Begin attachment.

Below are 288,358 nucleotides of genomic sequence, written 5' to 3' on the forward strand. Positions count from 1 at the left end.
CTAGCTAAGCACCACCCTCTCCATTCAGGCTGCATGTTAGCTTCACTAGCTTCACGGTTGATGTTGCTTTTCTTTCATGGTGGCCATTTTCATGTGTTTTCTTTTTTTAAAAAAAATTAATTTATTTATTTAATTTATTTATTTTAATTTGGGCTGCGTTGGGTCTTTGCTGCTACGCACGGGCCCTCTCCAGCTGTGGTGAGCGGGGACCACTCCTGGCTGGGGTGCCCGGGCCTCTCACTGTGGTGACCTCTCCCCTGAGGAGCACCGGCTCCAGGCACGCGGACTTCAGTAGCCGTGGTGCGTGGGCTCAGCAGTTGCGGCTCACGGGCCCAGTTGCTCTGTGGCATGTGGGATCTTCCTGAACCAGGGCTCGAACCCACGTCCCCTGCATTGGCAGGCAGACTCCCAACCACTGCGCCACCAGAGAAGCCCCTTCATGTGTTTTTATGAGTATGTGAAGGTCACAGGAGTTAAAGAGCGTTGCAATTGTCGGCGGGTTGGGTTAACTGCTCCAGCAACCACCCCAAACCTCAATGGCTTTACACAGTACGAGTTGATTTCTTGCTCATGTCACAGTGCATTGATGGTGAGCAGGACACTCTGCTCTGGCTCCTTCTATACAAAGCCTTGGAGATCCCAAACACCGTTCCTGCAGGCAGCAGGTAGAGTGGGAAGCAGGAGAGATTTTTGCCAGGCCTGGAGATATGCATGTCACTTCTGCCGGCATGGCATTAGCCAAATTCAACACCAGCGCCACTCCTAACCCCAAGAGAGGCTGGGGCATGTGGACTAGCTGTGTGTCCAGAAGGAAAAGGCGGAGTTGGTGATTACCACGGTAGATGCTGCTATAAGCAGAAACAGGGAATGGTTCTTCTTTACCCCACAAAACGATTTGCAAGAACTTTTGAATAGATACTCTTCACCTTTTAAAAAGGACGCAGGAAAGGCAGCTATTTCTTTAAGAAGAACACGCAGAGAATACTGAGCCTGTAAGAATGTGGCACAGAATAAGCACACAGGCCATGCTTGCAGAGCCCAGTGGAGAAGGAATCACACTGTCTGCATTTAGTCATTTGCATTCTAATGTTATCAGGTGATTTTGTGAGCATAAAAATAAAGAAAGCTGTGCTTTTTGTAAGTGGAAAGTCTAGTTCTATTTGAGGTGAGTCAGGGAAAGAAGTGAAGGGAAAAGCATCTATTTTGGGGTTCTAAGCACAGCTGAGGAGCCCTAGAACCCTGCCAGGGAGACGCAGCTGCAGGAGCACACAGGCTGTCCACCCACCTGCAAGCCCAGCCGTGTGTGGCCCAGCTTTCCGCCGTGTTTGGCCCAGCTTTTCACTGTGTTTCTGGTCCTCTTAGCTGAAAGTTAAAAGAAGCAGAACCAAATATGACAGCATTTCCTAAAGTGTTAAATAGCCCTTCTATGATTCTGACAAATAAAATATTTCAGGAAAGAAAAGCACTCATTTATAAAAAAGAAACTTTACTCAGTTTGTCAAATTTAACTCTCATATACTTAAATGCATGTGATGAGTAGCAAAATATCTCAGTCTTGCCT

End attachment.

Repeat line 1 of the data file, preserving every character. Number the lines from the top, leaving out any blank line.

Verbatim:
Below are 288,358 nucleotides of genomic sequence, written 5' to 3' on the forward strand. Positions count from 1 at the left end.